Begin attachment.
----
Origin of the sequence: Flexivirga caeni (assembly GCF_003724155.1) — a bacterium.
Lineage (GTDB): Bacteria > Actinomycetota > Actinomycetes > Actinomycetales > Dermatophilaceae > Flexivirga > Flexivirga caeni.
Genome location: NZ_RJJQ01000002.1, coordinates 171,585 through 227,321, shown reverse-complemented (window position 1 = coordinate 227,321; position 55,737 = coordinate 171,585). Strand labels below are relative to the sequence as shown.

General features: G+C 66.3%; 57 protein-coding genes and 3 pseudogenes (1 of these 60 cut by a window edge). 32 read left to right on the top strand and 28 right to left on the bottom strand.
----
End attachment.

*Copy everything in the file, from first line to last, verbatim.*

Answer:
Origin of the sequence: Flexivirga caeni (assembly GCF_003724155.1) — a bacterium.
Lineage (GTDB): Bacteria > Actinomycetota > Actinomycetes > Actinomycetales > Dermatophilaceae > Flexivirga > Flexivirga caeni.
Genome location: NZ_RJJQ01000002.1, coordinates 171,585 through 227,321, shown reverse-complemented (window position 1 = coordinate 227,321; position 55,737 = coordinate 171,585). Strand labels below are relative to the sequence as shown.

General features: G+C 66.3%; 57 protein-coding genes and 3 pseudogenes (1 of these 60 cut by a window edge). 32 read left to right on the top strand and 28 right to left on the bottom strand.